But the other night, as I was hunched up over my laptop writing up an episode of Well+Good's YouTube show, Good Moves, something compelled me to rise from my chair and stretch along with the video. It felt like a revelation. My body was actually singing afterward and as a professional writer, I do not have a body that sings. I have since been motivated to fit a daily stretch into my routine, usually sandwiched between the twelve-plus hours I spend at my desk and the *nevermind* number of hours I spend on my couch thereafter.
- Alicia Ferguson, co-founder of BK Yoga Club
- Charlee Atkins, fitness trainer and founder of Le Sweat
- Charlotte "Floss" Brolsma, physical therapist, sports physiotherapist, pilates instructor, and founder of Form PT.
- Chloe Gregor, pilates instructor and founder of the Pilates platform Go Chlo Pilates
- Chloe Kernaghan, co-founder of Sky Ting Yoga in New York City
- Krissy Jones, co-founder of Sky Ting Yoga in New York City.
- Paris Alexandra, wellness practitioner and co-founder of BK Yoga Club
- Traci Copeland, Nike Master Trainer, yoga instructor, and fitness model
To help you find the inspiration to lengthen, lift, and—most importantly—unwind after a year of pandemic stress, here are 10 stretching routines that'll prompt you to do just that.
The best stretching routines for people who work from home
If anyone is going to motivate me to move off my couch, it's NYC-based East River Pilates' instructor Floss Brolsma. This video offers a perfect mid-length routine to work in at least once a week so as to stretch out every inch of your busted little pandemic body.
If you're no longer sure you can swivel your head to the side without searing pain, this is the stretching routine for you. It offers a perfect interlude between Zoom calls, or whatever it is you're subjected to in your role as a capitalist cog. (Pandemic. Burnout.)
This stretching routine with Chloe Gregor makes for the perfect pre-bedtime release, though you could fit it into any break in your day. It's especially well suited to being tacked on to the end of a workout since it's specifically geared toward recovery and, as a neuroscientist recently told me, your brain requires a wind down after the cortisol spikes triggered by rigorous exercise.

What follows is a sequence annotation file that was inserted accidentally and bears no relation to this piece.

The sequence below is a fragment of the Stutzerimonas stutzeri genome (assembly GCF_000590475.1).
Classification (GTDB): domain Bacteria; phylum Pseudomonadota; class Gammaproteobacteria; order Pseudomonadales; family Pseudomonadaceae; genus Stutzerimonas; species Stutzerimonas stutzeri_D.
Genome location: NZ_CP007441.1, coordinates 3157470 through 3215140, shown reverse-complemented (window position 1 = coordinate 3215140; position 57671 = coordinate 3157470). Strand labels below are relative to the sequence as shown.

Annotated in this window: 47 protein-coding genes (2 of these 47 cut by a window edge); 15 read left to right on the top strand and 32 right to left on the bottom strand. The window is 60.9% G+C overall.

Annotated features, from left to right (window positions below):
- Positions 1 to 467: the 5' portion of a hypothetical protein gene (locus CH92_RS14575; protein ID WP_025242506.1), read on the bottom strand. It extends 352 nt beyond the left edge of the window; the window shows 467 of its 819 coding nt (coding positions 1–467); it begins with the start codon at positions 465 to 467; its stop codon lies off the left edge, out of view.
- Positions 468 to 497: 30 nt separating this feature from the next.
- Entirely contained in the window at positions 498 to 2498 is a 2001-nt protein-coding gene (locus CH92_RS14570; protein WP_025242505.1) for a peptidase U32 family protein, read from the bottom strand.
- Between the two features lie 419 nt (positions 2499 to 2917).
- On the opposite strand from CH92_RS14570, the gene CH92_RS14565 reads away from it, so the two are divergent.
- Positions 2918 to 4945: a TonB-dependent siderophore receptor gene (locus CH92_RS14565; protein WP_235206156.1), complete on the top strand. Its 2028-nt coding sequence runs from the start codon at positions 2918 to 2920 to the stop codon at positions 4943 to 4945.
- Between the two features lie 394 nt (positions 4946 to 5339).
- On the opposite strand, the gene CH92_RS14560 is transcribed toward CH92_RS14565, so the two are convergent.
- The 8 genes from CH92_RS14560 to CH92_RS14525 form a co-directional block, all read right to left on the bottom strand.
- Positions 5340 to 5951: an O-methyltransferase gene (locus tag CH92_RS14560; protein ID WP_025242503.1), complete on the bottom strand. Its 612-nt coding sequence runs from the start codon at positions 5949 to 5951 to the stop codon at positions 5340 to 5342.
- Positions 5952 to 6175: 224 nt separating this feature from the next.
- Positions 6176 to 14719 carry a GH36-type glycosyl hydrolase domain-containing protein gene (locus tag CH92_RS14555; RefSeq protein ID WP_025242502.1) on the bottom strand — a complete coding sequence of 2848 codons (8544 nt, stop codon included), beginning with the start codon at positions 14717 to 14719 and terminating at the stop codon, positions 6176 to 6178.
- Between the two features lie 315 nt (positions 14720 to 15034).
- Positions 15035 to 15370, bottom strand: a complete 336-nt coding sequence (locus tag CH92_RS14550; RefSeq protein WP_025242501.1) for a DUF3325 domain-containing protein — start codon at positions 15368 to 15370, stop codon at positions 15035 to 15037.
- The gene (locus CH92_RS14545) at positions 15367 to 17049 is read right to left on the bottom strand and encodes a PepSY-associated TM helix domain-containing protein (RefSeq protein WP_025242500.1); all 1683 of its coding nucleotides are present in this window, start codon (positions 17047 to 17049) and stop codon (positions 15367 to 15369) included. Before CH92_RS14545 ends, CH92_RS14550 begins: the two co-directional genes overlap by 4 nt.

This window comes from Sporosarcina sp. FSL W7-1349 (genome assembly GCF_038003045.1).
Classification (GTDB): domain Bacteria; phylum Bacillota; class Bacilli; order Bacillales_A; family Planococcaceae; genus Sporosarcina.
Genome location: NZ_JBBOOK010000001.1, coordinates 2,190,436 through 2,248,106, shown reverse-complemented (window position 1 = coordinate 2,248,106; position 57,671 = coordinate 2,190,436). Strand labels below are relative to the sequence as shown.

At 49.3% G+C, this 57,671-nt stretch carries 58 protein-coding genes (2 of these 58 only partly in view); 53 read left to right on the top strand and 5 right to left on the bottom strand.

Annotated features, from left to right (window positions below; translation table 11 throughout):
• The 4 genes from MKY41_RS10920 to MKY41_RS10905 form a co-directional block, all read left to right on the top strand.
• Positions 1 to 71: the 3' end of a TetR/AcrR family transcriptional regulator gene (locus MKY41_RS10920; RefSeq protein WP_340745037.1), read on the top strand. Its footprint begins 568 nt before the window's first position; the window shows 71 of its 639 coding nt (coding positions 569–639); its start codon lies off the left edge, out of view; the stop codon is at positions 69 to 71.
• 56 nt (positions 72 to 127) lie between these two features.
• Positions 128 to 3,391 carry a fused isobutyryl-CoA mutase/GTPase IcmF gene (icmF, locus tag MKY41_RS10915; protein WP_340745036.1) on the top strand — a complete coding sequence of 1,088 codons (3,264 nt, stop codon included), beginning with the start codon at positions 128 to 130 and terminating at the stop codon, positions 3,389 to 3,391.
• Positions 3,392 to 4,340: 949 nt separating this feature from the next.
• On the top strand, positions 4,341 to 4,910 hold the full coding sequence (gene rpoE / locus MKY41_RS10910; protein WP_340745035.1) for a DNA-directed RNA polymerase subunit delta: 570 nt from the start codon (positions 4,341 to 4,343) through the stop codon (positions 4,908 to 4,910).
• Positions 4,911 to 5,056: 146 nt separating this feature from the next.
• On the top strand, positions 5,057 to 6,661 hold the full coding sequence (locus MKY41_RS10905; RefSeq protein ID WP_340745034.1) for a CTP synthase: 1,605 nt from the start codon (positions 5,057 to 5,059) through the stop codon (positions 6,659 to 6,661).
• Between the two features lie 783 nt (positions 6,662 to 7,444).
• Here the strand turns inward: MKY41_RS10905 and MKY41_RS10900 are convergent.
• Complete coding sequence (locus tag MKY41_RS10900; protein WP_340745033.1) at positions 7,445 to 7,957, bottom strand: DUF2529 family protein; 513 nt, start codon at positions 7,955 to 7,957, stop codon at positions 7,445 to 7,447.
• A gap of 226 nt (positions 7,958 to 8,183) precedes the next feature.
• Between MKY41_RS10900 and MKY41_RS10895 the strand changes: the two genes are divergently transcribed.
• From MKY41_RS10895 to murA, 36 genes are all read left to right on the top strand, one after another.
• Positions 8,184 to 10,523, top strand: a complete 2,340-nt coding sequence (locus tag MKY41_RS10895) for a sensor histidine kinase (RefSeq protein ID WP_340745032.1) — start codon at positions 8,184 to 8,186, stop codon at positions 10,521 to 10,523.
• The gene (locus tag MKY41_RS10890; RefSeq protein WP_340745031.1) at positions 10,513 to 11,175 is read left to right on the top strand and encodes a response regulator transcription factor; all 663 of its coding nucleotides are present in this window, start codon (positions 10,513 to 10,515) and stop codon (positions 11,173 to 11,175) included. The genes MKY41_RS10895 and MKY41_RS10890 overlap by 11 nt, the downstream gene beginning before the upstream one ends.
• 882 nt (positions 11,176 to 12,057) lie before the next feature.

This is some intense magic for those looking to stretch with a goal, specifically that of improving flexibility. It's a juicy full-on yoga flow, but one geared more towards lengthening than strengthening. And while it requires somewhat more effort than, say, the eight-minute stretch listed above, the end result will remind you of the massages you used to get in the Before Times—sans a bill.
Specifically designed for runners, this routine will stretch your inner thighs, hip flexors, quads, and hamstrings after a jog. But you can do it after any workout, as those muscles need some TLC no matter what it is you're doing with them. It works as recovery day filler, too.
I hate to eliminate your ability to make excuses for not stretching by giving you a video so short there's literally no excuse available to you, but here we are. This is a super-quick full-body stretch that even the busiest of bees can fly through. And while Charlee Atkins utilizes a lacrosse ball here, if you, like me, have no real idea what lacrosse even is, you can sub in a tennis ball instead.
If you're feeling ever-so-slightly more ambitious than the folks pressing play on the previous video, try this eight-minute routine instead. It moves from downward dog to alternating side lunges, standing side reaches, figure fours, and forward bends before concluding in cat-cows.
Ashley Joi offers another eight-minute stretch, but this one focuses specifically on the upper body. This is where many of us hold the bulk of our tension—they don't call it "carrying the weight of the world on your shoulders" for nothing.
Ashley Joi (and joy) is back here yet again with a reverse focus on your lower body. Even if you're not working out all that much, if you're sitting cross-legged as much as I am these days, this will feel absolutely scrumptious on your lower limbs.
It's been virtually impossible to avoid lower back pain this year, what with the less-than-ergonomic "office" situations we've bootlegged for ourselves, coupled with endless hours spent binge-watching TV and, you know, wave after wave of "unprecedented" stress. This quick stretch won't reverse all the damage done in one fell swoop, but it will do its part to ease your pain, especially when repeated over time.
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